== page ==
Archive for the ‘education’ Category

Westchester Day of Discovery (as well as what PLN resources help me to grow as an educator)

Sunday, November 6th, 2011

Also posted on the CT Leadership Council Blog

Today I attended Westchester Day of Discovery in White Plains, NY, and as usual, I came away from the experience energized and even more excited about how technology can add excitement and engagement and skill building for today’s students.You would think after a whole day at the conference, I would have said, “Enough is enough! ” But I still found myself drawn to my laptop to check my email, etc.
I came across an email from Steve Hargadon inviting me to comment on his Might Bell share site dedicated to “Teacher 2.0: Using the Web for Your Personal and Professional Growth.” He asked us to respond to a number of questions on how the internet has impacted our own personal learning, and I crafted the answer below. Because I mention my attendance at the Day of Discovery conference today, November 5, 2011, I thought it was appropriate to repost it here:

Oh, my gosh! I could write a book on this topic, but I’ll have to limit myself.

One of my favorite places to learn was actually inspired by Steve Hargadon – Classroom 2.0 – so ably run by Peggy George, Lorna Costantini, and Kim Caise where every Saturday morning they bring in a special guest to share his/her story and resources. I also have tuned into many of Steve’s Future of Education Webinars as well as webinars from the EdTech channel such as Seedlings and Teachers Teaching Teachers.

I also follow many of the top leaders in educational technology on Twitter. If even a day goes by when I don’t check into twitter, it takes me over an hour to skim through the tweets I’ve missed. Of course, I can’t click on every link, but almost every resource offered in these tweets have provided great professional development.

In addition, I read many blogs, including featured blogs from my Tech&Learning newsletter.

I also get good updates from eSchool News.

Next, I’m proud to be a Star Discovery Educator and rely on their site and the DEN (Discovery Educator Network) for an endless supply of great learning opportunities. In fact, I just attended the Westchester Day of Discovery face-to-face conference in White Plains, NY. I got to hear a keynote by Hall Davidson and also attended his two sessions on video in the classroom and on iPad apps and devices. He even showed us how we could attach an inexpensive microscope to the camera on the iPad, thus transforming it. Very Cool!  Then I got some great training from Cindy Lane on using Google Earth in the classroom. Finally, Max Brooks offered great tips for using DE classroom tools to individualize learning for our students.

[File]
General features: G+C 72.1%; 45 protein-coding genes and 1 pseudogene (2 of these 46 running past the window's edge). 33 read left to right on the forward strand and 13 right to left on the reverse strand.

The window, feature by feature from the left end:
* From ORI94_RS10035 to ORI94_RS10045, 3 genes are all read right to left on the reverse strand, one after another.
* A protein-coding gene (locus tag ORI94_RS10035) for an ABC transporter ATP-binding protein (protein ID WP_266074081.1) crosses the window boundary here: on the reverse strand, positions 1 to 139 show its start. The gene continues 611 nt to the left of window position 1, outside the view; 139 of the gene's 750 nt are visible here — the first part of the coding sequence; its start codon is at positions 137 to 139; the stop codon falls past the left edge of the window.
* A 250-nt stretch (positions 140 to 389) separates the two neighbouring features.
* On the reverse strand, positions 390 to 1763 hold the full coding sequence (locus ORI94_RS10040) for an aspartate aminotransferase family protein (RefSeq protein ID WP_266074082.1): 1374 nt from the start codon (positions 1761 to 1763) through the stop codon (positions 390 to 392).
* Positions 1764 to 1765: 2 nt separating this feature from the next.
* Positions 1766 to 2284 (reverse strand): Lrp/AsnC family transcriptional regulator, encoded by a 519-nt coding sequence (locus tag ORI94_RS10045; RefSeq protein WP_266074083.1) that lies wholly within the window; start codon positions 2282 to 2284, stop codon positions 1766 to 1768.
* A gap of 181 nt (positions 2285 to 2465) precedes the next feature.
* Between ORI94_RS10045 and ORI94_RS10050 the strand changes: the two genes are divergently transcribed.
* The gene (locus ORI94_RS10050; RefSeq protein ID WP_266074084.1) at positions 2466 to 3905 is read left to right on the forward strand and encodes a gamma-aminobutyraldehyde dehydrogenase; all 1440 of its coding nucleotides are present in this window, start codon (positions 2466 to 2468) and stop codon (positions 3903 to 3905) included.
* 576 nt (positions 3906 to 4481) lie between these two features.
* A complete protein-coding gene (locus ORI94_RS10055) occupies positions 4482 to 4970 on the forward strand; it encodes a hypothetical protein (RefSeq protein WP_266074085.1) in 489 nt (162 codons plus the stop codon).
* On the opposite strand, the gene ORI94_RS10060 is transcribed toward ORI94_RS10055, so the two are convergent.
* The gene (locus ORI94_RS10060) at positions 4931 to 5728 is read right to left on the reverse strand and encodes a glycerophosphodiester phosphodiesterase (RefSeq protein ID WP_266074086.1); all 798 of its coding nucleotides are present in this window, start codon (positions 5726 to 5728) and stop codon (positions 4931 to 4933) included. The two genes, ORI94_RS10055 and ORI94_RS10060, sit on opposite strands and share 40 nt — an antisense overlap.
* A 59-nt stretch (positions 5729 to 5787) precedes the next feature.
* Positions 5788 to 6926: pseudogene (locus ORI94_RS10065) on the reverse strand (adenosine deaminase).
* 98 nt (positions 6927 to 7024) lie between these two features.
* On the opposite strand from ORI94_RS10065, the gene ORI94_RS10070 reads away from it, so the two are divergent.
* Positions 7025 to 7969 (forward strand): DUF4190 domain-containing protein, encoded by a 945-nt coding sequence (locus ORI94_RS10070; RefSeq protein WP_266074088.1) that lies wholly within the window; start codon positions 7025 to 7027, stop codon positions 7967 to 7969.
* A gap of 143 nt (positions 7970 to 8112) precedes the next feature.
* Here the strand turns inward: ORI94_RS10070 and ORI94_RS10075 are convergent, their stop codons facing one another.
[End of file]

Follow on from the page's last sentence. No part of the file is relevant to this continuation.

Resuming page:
I don’t have any one blog that I follow consistently, but those by David Andrade, a physics teacher from Bridgeport, CT, who blogs at , offers detailed explanations of his personal experience with many great resources. David is also a DEN star and a member of the Connecticut LC.

Of course, Richard Byrne’s,, is also a great site.

I have to admit that I spend WAY too much time on the internet reading, researching, contributing -and sometimes, I really just need to log off and go take a walk or bake some healthy muffins or read a book or watch a tv show with my hubby. But doing what I do is my passion, and even when I retire from my school system this coming June, I doubt I’ll be able to leave it behind.